Exactly 80 years ago, on 18 June 1932, eight nations signed the founding act of the Fédération Internationale de Basketball Amateur, FIBA.
Seven of those founding national federations were European.
Czechoslovakia, Greece, Italy, Latvia, Portugal, Romania, and Switzerland joined Argentina in creating a moment that, perhaps unbeknown to them at the time, would change the history of basketball for ever.
FIBA has since seen its membership grow steadily and today caters to 213 National Federations.
More importantly, it has helped transform a sport that was intended as an indoor student pastime when it was conceived by Dr James Naismith, to the second most popular sport around the world today.
"World basketball's governing body celebrates its 80-year anniversary today, but its state doesn't evoke at all the image of a fragile octogenarian," commented FIBA Europe President Olafur Rafnsson.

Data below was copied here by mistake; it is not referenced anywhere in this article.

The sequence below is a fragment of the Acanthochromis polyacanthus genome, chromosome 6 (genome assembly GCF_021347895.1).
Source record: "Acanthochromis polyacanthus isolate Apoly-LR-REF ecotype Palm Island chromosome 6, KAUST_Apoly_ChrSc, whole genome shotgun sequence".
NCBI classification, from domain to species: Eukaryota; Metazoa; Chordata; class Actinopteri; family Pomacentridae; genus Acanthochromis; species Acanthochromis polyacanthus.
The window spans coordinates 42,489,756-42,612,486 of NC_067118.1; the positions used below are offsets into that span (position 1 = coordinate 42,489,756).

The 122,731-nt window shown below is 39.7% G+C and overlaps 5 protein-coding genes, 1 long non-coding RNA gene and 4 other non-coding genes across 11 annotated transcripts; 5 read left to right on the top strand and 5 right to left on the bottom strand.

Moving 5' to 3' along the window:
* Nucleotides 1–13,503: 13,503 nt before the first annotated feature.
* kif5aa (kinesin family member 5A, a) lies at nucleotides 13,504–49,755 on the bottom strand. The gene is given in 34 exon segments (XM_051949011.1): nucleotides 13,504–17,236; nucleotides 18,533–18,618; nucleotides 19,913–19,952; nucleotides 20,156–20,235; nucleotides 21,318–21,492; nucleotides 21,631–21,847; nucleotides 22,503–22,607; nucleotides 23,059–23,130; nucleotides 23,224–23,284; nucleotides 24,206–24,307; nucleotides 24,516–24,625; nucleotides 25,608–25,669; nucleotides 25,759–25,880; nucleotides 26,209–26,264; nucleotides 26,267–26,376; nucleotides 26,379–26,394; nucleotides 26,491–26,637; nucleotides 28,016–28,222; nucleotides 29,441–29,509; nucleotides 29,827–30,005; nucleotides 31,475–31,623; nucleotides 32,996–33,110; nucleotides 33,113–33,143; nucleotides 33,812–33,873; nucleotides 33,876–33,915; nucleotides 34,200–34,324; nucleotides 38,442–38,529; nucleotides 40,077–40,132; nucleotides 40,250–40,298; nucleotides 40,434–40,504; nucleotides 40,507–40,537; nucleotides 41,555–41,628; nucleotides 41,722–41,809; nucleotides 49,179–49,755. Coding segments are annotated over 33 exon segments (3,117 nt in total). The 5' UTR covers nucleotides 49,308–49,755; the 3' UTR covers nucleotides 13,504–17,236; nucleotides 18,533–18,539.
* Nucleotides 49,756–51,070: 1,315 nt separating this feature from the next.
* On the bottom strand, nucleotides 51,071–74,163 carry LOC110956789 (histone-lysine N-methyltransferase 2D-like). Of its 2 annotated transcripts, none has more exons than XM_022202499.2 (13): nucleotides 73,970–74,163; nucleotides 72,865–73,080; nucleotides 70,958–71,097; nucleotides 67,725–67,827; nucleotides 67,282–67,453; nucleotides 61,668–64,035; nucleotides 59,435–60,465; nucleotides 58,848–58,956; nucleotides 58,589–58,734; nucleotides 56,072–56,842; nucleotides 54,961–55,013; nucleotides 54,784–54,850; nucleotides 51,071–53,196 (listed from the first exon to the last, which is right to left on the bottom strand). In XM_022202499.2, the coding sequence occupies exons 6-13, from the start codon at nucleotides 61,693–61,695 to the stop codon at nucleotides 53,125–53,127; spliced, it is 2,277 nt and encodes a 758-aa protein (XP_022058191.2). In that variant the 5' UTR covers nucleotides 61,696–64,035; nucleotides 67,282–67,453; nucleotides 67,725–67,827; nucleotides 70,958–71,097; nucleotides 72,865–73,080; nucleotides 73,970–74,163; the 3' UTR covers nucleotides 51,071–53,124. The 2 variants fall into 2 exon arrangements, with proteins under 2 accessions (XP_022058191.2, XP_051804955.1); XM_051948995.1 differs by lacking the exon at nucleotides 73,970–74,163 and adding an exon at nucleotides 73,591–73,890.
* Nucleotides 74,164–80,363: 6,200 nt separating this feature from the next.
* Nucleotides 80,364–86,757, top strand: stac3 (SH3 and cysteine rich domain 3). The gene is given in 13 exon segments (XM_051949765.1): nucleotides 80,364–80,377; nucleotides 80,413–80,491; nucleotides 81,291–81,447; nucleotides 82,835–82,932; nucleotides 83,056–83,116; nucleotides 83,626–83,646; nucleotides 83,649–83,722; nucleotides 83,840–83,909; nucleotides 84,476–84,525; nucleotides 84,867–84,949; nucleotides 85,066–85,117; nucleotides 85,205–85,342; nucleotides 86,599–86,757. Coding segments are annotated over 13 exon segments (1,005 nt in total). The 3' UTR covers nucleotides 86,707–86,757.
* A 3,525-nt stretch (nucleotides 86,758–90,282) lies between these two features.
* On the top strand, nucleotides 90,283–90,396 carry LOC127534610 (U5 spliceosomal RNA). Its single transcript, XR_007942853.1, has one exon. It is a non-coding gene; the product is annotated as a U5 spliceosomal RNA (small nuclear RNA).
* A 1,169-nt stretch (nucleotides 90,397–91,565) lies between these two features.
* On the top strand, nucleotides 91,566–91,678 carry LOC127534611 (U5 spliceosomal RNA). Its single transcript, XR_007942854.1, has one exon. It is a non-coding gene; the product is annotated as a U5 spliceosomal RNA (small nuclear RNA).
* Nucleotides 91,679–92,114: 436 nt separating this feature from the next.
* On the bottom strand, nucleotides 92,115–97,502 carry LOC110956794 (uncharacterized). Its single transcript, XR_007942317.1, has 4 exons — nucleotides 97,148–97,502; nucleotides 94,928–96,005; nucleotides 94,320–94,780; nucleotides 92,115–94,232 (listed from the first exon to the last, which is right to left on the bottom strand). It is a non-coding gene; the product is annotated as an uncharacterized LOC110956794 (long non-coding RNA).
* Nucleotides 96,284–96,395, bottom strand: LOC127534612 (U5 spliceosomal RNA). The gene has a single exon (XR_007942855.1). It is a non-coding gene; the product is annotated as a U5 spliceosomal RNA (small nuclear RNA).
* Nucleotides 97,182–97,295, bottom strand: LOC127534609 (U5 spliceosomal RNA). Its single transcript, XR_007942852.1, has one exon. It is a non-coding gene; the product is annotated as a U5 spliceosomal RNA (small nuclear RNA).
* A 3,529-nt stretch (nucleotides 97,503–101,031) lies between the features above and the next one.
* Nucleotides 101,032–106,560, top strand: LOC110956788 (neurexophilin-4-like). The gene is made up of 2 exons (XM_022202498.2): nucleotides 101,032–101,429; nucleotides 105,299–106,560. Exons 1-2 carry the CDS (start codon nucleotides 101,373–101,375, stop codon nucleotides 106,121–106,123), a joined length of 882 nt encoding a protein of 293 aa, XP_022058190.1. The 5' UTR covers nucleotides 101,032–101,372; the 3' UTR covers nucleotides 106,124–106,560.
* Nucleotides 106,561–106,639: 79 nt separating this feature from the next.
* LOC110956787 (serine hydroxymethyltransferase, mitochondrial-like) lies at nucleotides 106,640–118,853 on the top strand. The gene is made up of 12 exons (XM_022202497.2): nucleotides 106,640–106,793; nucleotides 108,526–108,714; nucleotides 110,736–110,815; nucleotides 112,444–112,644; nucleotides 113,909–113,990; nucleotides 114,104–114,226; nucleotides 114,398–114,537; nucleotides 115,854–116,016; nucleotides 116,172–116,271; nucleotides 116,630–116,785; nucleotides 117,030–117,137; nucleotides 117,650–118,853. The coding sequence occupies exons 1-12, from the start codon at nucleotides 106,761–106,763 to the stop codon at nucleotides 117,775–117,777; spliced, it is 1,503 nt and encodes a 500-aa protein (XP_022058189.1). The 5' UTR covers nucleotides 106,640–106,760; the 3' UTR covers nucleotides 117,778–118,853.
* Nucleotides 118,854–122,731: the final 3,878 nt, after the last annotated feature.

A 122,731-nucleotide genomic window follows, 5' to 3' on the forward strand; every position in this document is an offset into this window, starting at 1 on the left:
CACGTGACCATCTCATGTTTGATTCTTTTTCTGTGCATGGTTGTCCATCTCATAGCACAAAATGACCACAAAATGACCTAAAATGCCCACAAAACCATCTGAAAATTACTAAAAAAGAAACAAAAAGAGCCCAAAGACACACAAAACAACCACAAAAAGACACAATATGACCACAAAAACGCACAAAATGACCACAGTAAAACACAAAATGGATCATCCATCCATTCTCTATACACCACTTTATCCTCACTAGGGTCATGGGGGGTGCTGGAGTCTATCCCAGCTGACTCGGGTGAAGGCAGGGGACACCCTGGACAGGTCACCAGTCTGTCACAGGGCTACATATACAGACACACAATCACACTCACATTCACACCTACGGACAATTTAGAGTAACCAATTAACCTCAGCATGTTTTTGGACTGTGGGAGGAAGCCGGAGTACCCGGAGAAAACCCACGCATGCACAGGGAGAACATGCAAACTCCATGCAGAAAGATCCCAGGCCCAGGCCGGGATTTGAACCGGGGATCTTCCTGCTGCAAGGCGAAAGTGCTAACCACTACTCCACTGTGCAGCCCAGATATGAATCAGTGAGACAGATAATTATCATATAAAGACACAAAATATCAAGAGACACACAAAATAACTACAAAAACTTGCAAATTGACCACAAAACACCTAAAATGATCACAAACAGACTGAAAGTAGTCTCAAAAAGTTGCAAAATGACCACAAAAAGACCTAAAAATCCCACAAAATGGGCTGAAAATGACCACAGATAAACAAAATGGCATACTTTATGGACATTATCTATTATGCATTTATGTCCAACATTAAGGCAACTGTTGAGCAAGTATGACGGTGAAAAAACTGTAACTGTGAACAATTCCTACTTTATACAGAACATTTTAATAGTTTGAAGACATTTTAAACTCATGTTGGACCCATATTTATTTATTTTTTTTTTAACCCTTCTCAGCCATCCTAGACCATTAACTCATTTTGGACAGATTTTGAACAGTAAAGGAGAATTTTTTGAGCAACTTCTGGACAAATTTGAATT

"On the contrary, it continues to contribute with novel ideas and plans to the further popularisation of our beloved sport and the unity of the family of basketball, of which FIBA Europe is a proud member.
"Basketball is enormously important on our continent and, as a European, it gives me great pleasure to congratulate FIBA on its anniversary and wish all its member federations all the best in the coming eight decades and beyond," Mr Rafnsson concluded.
In the 80 years since its foundation, FIBA has organised 16 Men's and Women's World Championships and the sport has been played at 17 Olympics.
FIBA Europe, which celebrated its 10th anniversary in May, is one of the five FIBA zones along with FIBA Americas, FIBA Africa, FIBA Asia and FIBA Oceania.